Monday, September 23, 2013

Banned Books Week: What It Means to Ban a Book

OK, I'm back.  Last week's comparative silence was brought to you courtesy of my finishing a draft of my current novel.  (Huzzah!)  I had a lot going on in non-writing life, and a lot going on in the revision, which was finally sailing right along, and had to do some very creative scheduling just to cope with that.  No time left for blogging.

This is Banned Books Week, in which the American Library Association urges us all to consider banned books and what they mean to our society. 

Banning books is not about liking or disliking a book.  There are plenty of books I don't and won't read, based upon my personal preferences and idiosyncratic issues.  I don't read rape books.  I strenuously avoid books in which small children die.  I didn't read Fifty Shades of Grey because ewww, and while I did read Between Shades of Grey (totally different book!) I'll only do it once because who has that much emotional stamina?  Anne Rice creeps me out; Danielle Steele is a hack; I like bodice-rippers but only if they're well-written; I think Nicholas Evans sucks.  You're free to disagree. 

Banning books is not about someone else deciding what your children can read.  It's really not.  This is where parents get all up in arms, because sometimes schools assign books parents feel are inappropriate for their children.  And sometimes, based upon the children, they are.  I've never invoked the opt-out clause for what my own children read in school, but I did one time invoke it when my daughter's third-grade teacher wanted to show the class the movie The Passion of the Christ.  (In this case, I actually did kibosh the movie for the whole class, by gently inquiring if the school had a policy about showing rated R movies.  Turns out they did.  But I was just curious.  Mostly, I wanted my daughter, who's very visually sensitive anyhow, to not watch any part of that movie.)  Nearly every school has an opt-out clause for assigned readings; teachers will assign a different book if parents ask them to.  As for books from public libraries--if you don't want your child to read something, tell them you won't let them.  Easy.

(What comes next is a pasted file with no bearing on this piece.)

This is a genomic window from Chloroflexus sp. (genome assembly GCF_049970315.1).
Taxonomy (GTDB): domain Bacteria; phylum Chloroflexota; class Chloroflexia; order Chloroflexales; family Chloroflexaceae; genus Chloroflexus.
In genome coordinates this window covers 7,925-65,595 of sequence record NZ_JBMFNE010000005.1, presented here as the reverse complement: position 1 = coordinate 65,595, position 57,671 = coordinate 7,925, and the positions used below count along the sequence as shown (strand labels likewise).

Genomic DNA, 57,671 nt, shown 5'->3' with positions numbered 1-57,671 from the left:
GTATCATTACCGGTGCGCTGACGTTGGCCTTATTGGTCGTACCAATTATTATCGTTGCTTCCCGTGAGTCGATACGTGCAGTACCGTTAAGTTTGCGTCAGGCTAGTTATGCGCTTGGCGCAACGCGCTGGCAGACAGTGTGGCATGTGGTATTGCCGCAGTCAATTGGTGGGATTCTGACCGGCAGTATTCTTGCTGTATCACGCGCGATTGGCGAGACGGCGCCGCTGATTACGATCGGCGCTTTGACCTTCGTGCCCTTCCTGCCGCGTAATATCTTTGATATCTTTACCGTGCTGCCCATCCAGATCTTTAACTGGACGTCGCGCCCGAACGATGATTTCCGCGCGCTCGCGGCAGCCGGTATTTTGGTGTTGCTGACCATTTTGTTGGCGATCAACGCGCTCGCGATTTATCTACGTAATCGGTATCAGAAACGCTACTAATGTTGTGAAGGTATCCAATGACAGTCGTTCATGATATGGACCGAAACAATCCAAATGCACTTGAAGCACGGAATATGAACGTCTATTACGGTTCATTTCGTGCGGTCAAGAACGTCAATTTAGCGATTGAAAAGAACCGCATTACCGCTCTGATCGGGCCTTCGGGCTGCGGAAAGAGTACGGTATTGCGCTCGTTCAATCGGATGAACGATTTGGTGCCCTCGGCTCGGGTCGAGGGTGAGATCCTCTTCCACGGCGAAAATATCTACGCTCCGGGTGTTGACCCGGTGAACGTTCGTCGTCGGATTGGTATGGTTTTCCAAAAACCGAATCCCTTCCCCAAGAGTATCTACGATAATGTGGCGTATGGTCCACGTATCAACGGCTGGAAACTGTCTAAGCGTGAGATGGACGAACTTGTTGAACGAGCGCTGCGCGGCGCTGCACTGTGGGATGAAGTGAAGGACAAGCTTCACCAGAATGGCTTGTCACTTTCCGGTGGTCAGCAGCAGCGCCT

Banning books is about one person deciding what an entire community can or can not read.  When you challenge a school, library, or bookstore's right to carry or assign a book, you're saying, "I don't want to read this, and I don't want anyone else to be able to read it, either." It's censorship, straight up.  It violates our First Amendment rights to free speech and free expression. 

That's why it's a big deal.  Look, I get the part about protecting your children.  I had a four-year-old who read voraciously at fourth-grade level, and it was a struggle for several years to find her enough books to make her happy while avoiding those that were emotionally way over her head.  You are allowed at any time to forbid your child reading something.  You are not allowed to forbid mine.  Or me, for that matter.  Cheerio.